# Inequalities #4

#### idontknow

1. Prove that $$\displaystyle n!^{2}\geq n^n \; , n\in \mathbb{N}$$.

2. Prove that $$\displaystyle (n+1/n)^n \geq n^2 +n$$.

#### skipjack

Forum Staff
Shouldn't you have $n \in \mathbb{N}$ specified for the second problem as well as the first?

• idontknow and topsquark

#### tahirimanov19

1. Prove that $$\displaystyle n!^{2}\geq n^n \; , n\in \mathbb{N}$$.

2. Prove that $$\displaystyle (n+1/n)^n \geq n^2 +n$$.
1. For n=1 and 2 it's equal and for n=3 left side is greater than right side. Let's assume for n=k it is also true.
$$(k+1)!^2=k!^2 \cdot (k+1)^2 \ge k^k \cdot (k+1)^2$$
Now, prove $k^k \ge (k+1)^{k-1}$. It is easy. :spin:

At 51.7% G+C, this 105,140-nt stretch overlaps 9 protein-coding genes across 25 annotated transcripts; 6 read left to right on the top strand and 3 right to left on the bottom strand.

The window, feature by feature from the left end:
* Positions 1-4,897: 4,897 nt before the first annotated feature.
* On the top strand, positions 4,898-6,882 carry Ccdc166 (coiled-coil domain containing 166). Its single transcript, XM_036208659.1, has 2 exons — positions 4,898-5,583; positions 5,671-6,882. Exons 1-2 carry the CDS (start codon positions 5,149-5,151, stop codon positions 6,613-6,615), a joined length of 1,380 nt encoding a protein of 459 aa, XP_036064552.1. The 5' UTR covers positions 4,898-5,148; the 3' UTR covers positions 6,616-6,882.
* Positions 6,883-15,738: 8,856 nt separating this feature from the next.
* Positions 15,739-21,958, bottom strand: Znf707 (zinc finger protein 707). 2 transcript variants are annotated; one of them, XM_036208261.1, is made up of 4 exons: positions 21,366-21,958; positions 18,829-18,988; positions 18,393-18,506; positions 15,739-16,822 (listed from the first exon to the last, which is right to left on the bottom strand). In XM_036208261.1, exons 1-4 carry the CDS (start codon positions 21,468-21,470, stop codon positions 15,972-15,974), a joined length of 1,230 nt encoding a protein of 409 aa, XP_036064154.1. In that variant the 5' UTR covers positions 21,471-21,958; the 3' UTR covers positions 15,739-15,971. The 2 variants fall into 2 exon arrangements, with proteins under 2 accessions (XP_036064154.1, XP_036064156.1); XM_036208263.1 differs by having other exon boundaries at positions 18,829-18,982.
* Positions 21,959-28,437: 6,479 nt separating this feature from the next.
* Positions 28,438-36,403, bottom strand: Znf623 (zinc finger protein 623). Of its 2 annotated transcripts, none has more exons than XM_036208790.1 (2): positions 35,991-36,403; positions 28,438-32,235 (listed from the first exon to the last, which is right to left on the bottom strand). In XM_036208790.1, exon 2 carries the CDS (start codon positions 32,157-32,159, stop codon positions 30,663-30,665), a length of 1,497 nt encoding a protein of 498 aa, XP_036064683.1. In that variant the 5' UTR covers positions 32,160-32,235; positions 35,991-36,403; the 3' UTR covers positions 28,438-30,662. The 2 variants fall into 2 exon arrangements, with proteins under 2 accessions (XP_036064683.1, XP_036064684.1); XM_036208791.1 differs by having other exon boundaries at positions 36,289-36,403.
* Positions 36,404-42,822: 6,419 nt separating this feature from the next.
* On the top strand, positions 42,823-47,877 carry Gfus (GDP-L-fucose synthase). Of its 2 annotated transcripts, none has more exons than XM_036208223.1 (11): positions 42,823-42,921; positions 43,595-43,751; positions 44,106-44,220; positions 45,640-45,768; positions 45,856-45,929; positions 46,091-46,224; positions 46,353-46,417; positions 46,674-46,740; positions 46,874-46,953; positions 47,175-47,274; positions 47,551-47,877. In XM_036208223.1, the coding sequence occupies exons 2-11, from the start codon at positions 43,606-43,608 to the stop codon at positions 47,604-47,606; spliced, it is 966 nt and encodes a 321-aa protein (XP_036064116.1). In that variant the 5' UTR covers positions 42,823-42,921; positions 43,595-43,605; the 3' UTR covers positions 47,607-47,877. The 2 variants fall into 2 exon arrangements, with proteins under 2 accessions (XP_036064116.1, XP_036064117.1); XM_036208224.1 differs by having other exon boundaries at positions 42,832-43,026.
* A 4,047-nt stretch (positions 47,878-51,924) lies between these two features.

2. I don't think it is only for $n \in \mathbb{N}$. If it was then proving $n^n+A>n^2+n$ would be too easy.

• 2 people

#### idontknow

I mean without induction .

#### idontknow

I mean without induction .
$$\displaystyle 1\geq n^n n!^{-2} =f(n)$$ and $$\displaystyle \dfrac{f(n+1)}{f(n)}=\dfrac{(1+1/n ) ^n }{1+n } \leq 1$$ , the function is decreasing.

The range of the function is $$\displaystyle f(n\rightarrow \infty ) =0 < f(n) \leq f(1)=1\leq 1$$ , which proves the inequality.

#### skipjack

Forum Staff
2. The inequality doesn't hold for $n = \frac32$, so some restriction on $n$ is needed.

#### idontknow

2. The inequality doesn't hold for $n = \frac32$, so some restriction on $n$ is needed.
My mistake on typing. Let's skip this old thread.